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From the Survey: Blue Nile
Blue Nile (NILE) is the world’s largest online retailer of independently certified diamonds and fine jewelry. Based in Seattle, the company was incorporated in 1999 by Mark Vadon, whose online search for an engagement ring led him to Internet Diamonds, which he later acquired and renamed Blue Nile. Since going public in 2004, Blue Nile has expanded its operations to include more than 40 countries and developed websites in the U.S., Canada and the U.K. It also recently launched a local website in China, its first in another country’s native language.
The company poses the unique idea that high-ticket items can be purchased online—sight unseen. Indeed, Blue Nile has no retail stores and all transactions are carried out online or via phone. Though the notion of buying diamonds online may make some uneasy, the company has profited from its ability to offer guidance without overwhelming customers. Designed to simplify the process and enhance the customer experience, Blue Nile’s website boasts over 50,000 diamonds, provides educational materials and even allows consumers to design their own jewelry with its “Build Your Own” function.
In order to compete with other more traditional retailers, such as Tiffany & Co (TIF), which offer customers the ability to “romance the stone”, Blue Nile focuses its marketing efforts on the consumer’s need for a simple and non-intimidating experience when buying a diamond. It has positioned itself as a no-frills alternative to the conventional process.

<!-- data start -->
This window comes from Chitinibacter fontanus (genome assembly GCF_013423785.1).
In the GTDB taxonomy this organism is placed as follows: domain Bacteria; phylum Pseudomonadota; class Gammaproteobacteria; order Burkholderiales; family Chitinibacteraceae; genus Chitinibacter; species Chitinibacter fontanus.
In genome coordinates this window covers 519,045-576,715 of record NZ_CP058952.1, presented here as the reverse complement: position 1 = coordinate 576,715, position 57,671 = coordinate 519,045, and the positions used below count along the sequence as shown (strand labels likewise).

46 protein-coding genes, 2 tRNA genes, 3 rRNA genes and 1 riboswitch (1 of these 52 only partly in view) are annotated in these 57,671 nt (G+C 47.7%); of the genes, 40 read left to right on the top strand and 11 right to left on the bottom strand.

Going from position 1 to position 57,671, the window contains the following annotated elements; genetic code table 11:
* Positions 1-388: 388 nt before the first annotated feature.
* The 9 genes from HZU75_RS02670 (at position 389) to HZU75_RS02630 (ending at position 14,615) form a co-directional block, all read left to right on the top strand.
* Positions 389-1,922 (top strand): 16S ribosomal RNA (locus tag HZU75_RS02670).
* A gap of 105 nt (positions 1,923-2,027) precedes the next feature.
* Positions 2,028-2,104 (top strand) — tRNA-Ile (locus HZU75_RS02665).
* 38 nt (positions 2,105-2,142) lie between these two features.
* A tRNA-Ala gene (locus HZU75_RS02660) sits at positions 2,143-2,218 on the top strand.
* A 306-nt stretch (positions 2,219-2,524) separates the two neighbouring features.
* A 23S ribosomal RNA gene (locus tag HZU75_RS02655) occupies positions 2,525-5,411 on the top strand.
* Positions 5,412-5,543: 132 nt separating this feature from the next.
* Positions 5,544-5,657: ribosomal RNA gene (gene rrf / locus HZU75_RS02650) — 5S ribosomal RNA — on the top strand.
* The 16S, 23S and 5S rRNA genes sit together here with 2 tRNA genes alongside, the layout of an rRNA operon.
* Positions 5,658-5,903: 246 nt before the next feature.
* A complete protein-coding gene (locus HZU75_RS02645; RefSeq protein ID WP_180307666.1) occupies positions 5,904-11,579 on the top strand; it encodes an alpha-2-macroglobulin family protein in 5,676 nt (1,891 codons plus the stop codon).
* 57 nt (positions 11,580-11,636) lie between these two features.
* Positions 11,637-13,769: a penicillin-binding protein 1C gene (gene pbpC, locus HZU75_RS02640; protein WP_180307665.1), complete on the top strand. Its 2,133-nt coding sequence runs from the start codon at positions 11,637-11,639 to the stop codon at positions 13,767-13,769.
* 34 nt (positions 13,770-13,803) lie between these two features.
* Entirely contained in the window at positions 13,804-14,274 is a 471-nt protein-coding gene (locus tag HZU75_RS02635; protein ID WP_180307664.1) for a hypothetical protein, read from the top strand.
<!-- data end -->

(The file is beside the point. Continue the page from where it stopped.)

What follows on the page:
In addition, Blue Nile employs a lean business model that allows it to hold little or no inventory. When a customer makes a purchase, Blue Nile contacts its suppliers and acquires the stones, which are then set by jewelers at its facility in Seattle before being shipped to the customer, enabling the company to keep operating costs lower than other retailers.
Traditional retail stores, with brick-and-mortar business models, have been struggling to stay afloat as a result of weak consumer spending. Online retailers with just-in-time models, like Blue Nile, have an advantage in this kind of economic climate because their lack of inventory enables them to keep costs and, therefore, prices significantly lower than their competition.
This model, however, makes the company quite sensitive to prices in the diamond market when compared to its competitors. In fact, recent spikes in the price movements of diamonds have led Blue Nile to struggle a bit as it adjusts to higher costs. Shares have slipped as investor confidence in the business model has waned, but recent pricing issues appear to be a temporary blip. As diamond prices return to normal levels, the company will likely benefit again as it expands its market share. Even as the economy recovers, the company’s ability to put downward pressure on prices should allow it to continue to assert itself as a major player.
Overall, Blue Nile has a strong position in its industry and its long-term growth prospects are clear. We expect both revenue and earnings to continue to increase as rebounding consumer spending, coupled with the company’s expanding market share, gives Blue Nile an advantage over competitors moving forward.
At the time of this article’s writing, the author did not have any positions in any of the companies mentioned.